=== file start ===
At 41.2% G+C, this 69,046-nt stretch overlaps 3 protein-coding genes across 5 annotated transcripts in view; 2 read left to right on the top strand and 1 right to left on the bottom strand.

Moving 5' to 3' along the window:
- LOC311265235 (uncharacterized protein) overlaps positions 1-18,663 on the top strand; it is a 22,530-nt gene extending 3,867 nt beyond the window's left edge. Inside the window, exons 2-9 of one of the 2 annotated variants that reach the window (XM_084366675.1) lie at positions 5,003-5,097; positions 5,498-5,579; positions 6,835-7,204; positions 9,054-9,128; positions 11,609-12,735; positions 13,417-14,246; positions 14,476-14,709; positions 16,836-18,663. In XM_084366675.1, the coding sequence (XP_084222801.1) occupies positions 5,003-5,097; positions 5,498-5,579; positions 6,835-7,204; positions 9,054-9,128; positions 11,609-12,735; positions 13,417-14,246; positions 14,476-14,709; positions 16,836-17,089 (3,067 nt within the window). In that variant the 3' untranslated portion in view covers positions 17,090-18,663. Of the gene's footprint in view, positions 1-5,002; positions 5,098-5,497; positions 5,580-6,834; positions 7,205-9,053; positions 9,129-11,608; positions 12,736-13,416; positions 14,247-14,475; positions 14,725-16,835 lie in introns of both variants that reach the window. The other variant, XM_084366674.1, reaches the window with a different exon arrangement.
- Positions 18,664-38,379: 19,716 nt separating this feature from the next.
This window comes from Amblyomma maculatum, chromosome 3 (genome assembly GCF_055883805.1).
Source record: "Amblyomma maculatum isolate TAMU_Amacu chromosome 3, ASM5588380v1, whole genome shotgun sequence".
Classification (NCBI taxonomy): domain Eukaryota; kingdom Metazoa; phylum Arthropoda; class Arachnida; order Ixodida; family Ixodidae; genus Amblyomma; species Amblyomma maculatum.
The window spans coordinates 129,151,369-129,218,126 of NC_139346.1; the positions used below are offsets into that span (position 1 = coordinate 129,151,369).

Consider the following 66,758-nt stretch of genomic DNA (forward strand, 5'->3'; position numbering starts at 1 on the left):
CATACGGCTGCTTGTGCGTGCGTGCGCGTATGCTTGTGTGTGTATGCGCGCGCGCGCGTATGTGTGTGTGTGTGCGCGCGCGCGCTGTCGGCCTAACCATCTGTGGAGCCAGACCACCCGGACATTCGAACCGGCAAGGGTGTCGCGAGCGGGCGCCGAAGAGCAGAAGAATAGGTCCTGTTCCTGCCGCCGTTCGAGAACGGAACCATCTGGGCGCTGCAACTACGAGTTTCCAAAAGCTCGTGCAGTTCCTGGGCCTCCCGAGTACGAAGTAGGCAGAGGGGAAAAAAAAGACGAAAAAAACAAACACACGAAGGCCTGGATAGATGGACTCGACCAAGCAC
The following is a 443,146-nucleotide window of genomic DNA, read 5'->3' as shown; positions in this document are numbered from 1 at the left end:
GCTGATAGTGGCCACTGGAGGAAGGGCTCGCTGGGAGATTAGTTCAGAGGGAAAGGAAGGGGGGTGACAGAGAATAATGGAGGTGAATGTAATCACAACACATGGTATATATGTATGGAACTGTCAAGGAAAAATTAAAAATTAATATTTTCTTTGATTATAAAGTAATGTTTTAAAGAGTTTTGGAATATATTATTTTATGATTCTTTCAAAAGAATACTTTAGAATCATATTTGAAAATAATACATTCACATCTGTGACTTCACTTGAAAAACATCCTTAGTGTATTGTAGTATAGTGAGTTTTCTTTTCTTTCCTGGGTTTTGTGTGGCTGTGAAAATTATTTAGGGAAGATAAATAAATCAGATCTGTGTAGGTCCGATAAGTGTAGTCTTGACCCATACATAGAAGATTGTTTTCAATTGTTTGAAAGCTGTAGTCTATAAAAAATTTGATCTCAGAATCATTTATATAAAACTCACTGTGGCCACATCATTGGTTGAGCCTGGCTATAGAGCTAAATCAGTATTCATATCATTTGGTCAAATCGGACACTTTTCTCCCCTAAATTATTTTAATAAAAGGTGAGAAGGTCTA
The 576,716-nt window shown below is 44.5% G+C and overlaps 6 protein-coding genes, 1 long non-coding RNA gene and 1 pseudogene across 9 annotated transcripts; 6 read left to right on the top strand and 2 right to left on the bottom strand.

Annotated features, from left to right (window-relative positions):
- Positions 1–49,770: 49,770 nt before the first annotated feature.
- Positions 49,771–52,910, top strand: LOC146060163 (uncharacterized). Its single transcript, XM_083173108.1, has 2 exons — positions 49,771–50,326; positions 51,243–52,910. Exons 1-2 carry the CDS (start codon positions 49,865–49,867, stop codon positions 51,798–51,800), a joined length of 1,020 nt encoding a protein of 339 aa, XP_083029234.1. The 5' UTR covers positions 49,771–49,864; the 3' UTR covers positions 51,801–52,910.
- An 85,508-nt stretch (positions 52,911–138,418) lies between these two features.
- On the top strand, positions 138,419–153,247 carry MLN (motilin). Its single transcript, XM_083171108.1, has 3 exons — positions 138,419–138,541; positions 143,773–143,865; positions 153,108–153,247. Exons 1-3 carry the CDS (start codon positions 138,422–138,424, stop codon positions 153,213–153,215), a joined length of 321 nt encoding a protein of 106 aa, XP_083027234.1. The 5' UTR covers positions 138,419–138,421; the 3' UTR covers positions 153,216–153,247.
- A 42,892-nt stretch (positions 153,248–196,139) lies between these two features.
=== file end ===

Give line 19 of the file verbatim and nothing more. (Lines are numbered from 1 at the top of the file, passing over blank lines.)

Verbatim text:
- A 42,892-nt stretch (positions 153,248–196,139) lies between these two features.